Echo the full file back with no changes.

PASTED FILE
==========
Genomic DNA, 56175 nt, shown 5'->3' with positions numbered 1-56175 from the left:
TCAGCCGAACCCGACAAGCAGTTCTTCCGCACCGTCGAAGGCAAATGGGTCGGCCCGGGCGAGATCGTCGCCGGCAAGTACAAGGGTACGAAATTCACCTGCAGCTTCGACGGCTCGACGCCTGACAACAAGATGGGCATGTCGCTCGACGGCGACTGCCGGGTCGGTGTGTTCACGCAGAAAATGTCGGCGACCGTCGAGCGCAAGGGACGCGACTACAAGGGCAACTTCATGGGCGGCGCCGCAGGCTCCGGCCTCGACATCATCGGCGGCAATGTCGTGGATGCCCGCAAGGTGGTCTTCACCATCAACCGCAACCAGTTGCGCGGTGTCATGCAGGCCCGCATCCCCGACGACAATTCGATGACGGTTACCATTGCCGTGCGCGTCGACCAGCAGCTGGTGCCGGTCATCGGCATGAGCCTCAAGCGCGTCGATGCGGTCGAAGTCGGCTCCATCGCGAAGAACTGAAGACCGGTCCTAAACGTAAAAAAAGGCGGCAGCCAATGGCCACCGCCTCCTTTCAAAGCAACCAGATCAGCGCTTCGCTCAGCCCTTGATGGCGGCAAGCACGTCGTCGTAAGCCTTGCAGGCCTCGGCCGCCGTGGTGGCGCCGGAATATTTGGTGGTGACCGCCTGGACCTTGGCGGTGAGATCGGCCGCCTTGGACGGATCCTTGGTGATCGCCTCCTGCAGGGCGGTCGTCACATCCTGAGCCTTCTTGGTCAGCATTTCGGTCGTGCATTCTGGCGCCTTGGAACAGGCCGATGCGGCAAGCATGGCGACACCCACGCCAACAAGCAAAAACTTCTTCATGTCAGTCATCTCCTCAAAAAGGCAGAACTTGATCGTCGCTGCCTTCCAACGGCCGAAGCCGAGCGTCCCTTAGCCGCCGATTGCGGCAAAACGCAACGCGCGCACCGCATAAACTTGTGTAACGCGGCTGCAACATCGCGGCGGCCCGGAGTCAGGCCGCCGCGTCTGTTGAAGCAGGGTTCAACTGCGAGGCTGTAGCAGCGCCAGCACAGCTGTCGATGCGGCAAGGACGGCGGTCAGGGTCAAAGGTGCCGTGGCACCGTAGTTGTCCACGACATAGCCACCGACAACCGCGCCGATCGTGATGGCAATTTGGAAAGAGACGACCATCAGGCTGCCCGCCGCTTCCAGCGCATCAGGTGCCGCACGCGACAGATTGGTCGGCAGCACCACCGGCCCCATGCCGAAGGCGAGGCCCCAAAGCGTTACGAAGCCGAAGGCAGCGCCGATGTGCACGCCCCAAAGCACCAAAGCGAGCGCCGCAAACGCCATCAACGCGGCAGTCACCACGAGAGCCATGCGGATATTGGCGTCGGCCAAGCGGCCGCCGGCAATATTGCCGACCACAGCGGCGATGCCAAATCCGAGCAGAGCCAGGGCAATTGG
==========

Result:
Genomic DNA, 56175 nt, shown 5'->3' with positions numbered 1-56175 from the left:
TCAGCCGAACCCGACAAGCAGTTCTTCCGCACCGTCGAAGGCAAATGGGTCGGCCCGGGCGAGATCGTCGCCGGCAAGTACAAGGGTACGAAATTCACCTGCAGCTTCGACGGCTCGACGCCTGACAACAAGATGGGCATGTCGCTCGACGGCGACTGCCGGGTCGGTGTGTTCACGCAGAAAATGTCGGCGACCGTCGAGCGCAAGGGACGCGACTACAAGGGCAACTTCATGGGCGGCGCCGCAGGCTCCGGCCTCGACATCATCGGCGGCAATGTCGTGGATGCCCGCAAGGTGGTCTTCACCATCAACCGCAACCAGTTGCGCGGTGTCATGCAGGCCCGCATCCCCGACGACAATTCGATGACGGTTACCATTGCCGTGCGCGTCGACCAGCAGCTGGTGCCGGTCATCGGCATGAGCCTCAAGCGCGTCGATGCGGTCGAAGTCGGCTCCATCGCGAAGAACTGAAGACCGGTCCTAAACGTAAAAAAAGGCGGCAGCCAATGGCCACCGCCTCCTTTCAAAGCAACCAGATCAGCGCTTCGCTCAGCCCTTGATGGCGGCAAGCACGTCGTCGTAAGCCTTGCAGGCCTCGGCCGCCGTGGTGGCGCCGGAATATTTGGTGGTGACCGCCTGGACCTTGGCGGTGAGATCGGCCGCCTTGGACGGATCCTTGGTGATCGCCTCCTGCAGGGCGGTCGTCACATCCTGAGCCTTCTTGGTCAGCATTTCGGTCGTGCATTCTGGCGCCTTGGAACAGGCCGATGCGGCAAGCATGGCGACACCCACGCCAACAAGCAAAAACTTCTTCATGTCAGTCATCTCCTCAAAAAGGCAGAACTTGATCGTCGCTGCCTTCCAACGGCCGAAGCCGAGCGTCCCTTAGCCGCCGATTGCGGCAAAACGCAACGCGCGCACCGCATAAACTTGTGTAACGCGGCTGCAACATCGCGGCGGCCCGGAGTCAGGCCGCCGCGTCTGTTGAAGCAGGGTTCAACTGCGAGGCTGTAGCAGCGCCAGCACAGCTGTCGATGCGGCAAGGACGGCGGTCAGGGTCAAAGGTGCCGTGGCACCGTAGTTGTCCACGACATAGCCACCGACAACCGCGCCGATCGTGATGGCAATTTGGAAAGAGACGACCATCAGGCTGCCCGCCGCTTCCAGCGCATCAGGTGCCGCACGCGACAGATTGGTCGGCAGCACCACCGGCCCCATGCCGAAGGCGAGGCCCCAAAGCGTTACGAAGCCGAAGGCAGCGCCGATGTGCACGCCCCAAAGCACCAAAGCGAGCGCCGCAAACGCCATCAACGCGGCAGTCACCACGAGAGCCATGCGGATATTGGCGTCGGCCAAGCGGCCGCCGGCAATATTGCCGACCACAGCGGCGATGCCAAATCCGAGCAGAGCCAGGGCAATTGG